State Papers, Dom. 1648-9 p. 178, 1658-9 p. 16, 1659-60, 1660-1 p. 241, 1661-2 p. 196, 1667 pp. 246, 277; Lords' Journ. xii. 60-2, 77-79; Harl. Misc. iii. 373; Hist. MSS.Comm. 5th Rep. App. pp. 145, 150-2, 171, 207, 300, 7th Rep. App.pp. 103,679, 10th Rep. App. pt. vi. pp. 188-216; Pepys's Diary, ed. Lord Braybrooke; Evelyn's Diary, 23 Oct. 1666; Evelyn's Life of Mrs. Godolphin, 1888, p. 137; Hatton Corresp. (Camd. Soc.), i. 73; Lysons's Environs of London, ii. 380; The Priuate Diarie of Elizabeth, Viscountess Mordaunt, ed. Earl of Roden, Duncairn, 1856, 8vo; Fagan's Descr. Cat, Engr. Works of Wm. Faithorne, 1888; Complete Peerage, ed. G.E.C., 1889, ii. 250.]
MORDAUNT, Sir JOHN (1697–1780), general, born in 1697, was eldest son by his first wife of Lieutenant-general Hon. Henry Mordaunt, M.P., treasurer of the ordnance and colonel of a marine regiment, and nephew of Charles Mordaunt, third earl of Peterborough [q. v.] He entered the army in 1721, and rose to be captain and lieutenant-colonel in the 3rd foot-guards (Scots guards).
He is not to be confused with a contemporary, Colonel Hon. John Mordaunt, who in 1735 married the widowed Countess of Pembroke. On 15 Jan. 1741 Mordaunt was appointed colonel 58th foot, afterwards 47th (Lancashire) foot, and now 1st North Lancashire regiment, which was then being raised in Scotland. In June 1745 he was made brigadier-general. He commanded a brigade of infantry at the battle of Falkirk, and was sent by the Duke of Cumberland, with two regiments of dragoons and the Campbell Highlanders, in pursuit of the rebels from Stirling. He commanded a brigade at Culloden. Horace Walpole says that after the battle the Duke of Cumberland presented Mordaunt with the Pretender's coach, on condition that he drove up to London in it. 'That I will, sir,' he replied, 'and drive on till it stops at the Cocoa Tree,' a famous tory coffee-house (Letters, i. 32). Mordaunt afterwards served in Flanders, and commanded a brigade at the battle of Val or Laffeldt. Some of his letters at this period to Counts Bentinck and Van Serooskerken are in Egerton MSS. Nos. 1721 and 1739. After his return home Mordaunt was appointed one of the inspecting generals. James Wolfe, then a young field-officer in the 20th foot, appears to have formed an attachment to a Miss Lawson, one of the maids of honour, and a niece of Mordaunt's, who was much at her uncle's place, and his letters at this period contain frequent notices of Mordaunt. The attachment was broken off in 1753. Writing from Mordaunt's seat, Freefolk, near Whitchurch, Hampshire, in July 1754, Wolfe remarks that Mordaunt's 'civility, good-breeding, and good humour make his house very easy and pleasant to his guests, and the country round has a variety of charms to those who love sport' (Wright, p. 290).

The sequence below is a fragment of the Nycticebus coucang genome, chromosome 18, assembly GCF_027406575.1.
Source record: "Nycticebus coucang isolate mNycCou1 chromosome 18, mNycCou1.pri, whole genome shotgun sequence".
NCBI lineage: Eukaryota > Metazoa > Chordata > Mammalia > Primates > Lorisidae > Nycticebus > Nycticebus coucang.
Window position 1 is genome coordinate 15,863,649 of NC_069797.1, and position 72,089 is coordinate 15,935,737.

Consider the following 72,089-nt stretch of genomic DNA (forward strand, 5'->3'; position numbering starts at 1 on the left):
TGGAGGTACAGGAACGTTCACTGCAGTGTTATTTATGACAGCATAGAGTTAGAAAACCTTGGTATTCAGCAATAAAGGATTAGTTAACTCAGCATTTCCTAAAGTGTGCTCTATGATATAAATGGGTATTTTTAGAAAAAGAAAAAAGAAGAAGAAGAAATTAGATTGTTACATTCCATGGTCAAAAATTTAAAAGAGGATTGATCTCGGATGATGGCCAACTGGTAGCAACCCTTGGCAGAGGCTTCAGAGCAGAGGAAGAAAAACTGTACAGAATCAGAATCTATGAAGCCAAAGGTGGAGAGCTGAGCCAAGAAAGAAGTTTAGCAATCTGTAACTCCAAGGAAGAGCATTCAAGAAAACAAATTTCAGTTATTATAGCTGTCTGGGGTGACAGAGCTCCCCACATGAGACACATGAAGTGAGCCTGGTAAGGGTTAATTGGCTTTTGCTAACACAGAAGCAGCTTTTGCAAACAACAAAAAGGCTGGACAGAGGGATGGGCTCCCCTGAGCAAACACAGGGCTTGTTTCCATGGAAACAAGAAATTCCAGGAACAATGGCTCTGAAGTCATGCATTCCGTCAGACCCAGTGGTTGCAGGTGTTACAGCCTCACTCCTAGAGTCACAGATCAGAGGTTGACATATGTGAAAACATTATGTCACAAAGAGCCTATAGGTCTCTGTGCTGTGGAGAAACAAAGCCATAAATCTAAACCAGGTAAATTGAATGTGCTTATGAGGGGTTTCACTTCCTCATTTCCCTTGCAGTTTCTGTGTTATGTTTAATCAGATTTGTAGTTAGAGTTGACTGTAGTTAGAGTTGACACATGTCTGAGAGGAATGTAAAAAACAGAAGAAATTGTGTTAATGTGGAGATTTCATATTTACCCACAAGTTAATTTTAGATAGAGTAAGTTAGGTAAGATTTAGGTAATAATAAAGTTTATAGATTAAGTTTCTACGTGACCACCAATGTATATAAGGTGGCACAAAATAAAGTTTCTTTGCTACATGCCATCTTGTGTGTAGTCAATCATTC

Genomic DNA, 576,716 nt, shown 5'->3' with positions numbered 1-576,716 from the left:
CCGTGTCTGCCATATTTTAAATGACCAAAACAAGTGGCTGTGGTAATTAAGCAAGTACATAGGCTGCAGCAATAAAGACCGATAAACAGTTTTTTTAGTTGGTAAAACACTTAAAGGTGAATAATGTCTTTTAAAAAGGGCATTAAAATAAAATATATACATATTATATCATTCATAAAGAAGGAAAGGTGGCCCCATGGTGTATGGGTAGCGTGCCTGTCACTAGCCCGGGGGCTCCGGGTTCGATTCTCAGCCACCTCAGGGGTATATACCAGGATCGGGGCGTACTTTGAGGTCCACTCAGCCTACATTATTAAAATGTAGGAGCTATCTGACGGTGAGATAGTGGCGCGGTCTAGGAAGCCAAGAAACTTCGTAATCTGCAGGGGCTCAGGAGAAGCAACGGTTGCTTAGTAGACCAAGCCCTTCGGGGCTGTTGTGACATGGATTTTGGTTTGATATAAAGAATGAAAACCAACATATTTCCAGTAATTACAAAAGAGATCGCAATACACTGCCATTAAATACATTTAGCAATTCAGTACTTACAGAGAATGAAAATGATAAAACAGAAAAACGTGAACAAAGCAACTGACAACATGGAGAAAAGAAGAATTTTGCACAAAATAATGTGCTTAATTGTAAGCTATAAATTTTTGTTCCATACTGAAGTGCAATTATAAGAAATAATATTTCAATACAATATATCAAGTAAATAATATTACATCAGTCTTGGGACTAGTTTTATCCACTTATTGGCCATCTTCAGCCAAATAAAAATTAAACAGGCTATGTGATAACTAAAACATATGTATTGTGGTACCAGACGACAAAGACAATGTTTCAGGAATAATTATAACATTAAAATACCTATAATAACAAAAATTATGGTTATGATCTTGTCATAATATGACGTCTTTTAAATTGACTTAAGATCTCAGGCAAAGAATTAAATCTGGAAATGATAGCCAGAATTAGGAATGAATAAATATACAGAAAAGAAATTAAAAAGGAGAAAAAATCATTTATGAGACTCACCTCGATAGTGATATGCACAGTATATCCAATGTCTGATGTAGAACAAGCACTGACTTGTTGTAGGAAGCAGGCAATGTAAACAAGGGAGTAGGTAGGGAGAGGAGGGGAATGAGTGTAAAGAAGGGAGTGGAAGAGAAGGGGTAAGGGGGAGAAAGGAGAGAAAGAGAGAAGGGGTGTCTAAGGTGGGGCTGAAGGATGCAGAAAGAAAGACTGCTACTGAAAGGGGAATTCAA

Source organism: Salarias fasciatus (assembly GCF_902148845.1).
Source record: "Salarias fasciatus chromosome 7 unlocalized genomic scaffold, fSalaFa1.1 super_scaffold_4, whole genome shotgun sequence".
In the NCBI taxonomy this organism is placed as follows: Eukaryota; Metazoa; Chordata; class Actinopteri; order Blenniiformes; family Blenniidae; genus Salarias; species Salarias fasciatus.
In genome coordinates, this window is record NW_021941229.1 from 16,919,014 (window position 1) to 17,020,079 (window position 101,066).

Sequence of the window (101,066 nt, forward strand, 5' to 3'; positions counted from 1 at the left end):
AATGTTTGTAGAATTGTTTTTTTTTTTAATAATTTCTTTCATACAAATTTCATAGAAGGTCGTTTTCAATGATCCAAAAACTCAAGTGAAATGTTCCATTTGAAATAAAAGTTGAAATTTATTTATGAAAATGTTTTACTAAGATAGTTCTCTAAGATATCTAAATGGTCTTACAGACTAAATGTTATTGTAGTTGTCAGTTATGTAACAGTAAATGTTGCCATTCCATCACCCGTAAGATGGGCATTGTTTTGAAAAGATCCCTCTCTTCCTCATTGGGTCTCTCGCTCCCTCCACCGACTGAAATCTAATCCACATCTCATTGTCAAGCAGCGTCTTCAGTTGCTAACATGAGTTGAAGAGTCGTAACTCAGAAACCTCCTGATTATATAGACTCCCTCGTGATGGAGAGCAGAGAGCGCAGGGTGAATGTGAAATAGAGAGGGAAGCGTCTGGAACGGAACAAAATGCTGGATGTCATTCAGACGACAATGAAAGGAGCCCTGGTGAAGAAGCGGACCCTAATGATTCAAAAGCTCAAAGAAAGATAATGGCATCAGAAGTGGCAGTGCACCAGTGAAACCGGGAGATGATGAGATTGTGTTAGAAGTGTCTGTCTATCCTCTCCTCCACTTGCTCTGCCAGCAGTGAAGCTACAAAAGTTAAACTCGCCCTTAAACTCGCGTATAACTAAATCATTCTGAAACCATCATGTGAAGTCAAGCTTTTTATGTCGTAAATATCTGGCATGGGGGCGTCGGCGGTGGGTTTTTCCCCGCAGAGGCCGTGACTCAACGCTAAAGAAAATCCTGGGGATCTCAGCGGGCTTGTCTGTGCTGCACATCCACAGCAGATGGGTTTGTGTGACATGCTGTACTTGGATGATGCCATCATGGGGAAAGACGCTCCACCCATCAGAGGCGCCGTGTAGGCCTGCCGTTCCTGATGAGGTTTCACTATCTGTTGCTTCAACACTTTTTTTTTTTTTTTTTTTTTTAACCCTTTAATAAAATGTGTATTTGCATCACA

When invasion threatened in 1756, Mordaunt, a lieutenant-general, was appointed to command the great camp formed near Blandford in Dorset, and in the following year, immediately on Pitt succeeding to the premiership, was entrusted with the command of an expedition against Rochefort. Intelligence had reached Sir John Ligonier [see Ligonier, John, Earl Ligonier], through one Robert Clark, a sub-engineer (lieutenant), who had visited Rochefort in 1753, that, despite its importance as a great naval arsenal, the defences were incomplete and the garrison weak. The object of the expedition was therefore to attempt a surprise. The naval portion was entrusted to Admiral Hawke. Mordaunt's force consisted of ten regiments of foot and two of marines, with a detachment of light horse and a train of field artillery there were no siege guns —with Henry Seymour Conway [q. v.] and Edward Cornwallis as brigadier-generals, James Wolfe as quartermaster-general, and Robert Clark, promoted at a step from lieutenant to lieutenant-colonel, as commanding engineer (Porter, vol. i.) Owing to the delays in taking up transport, Mordaunt did not start until 10 Sept., a fortnight before the equinox. Mordaunt, who had been a very active, energetic man, appears to have been in broken health. His instructions were 'to make a descent on the French coast at or near Rochelle, and by a vigorous impression to force that place and destroy all magazines, arsenals, shipping, &c.' After the 'success or failure' of this he was to make like attempts on L'Orient or Bordeaux, or any places he might think suitable from Bordeaux homewards to Havre (Proceedings of a General Court-martial, &c.) Mordaunt asked what he should do if the ships were detained by contrary winds in sight of coast long enough to enable the French to mass troops on the menaced points, and was told that the practicability or otherwise of the descent must be left to his discretion (ib.) The islands of Rhé and Oleron were not sighted until 20 Sept. 1757. Three days elapsed before the ships could get into Basque Roads. Once in the roads the further initiative rested with the land officers. A week was passed in holding indecisive councils of war, while rumours came that the defences had been improved since Clark's visit, that the garrison had been largely reinforced, and that they had the power of flooding the ditches. At last it was decided not to run the risk of an attack, and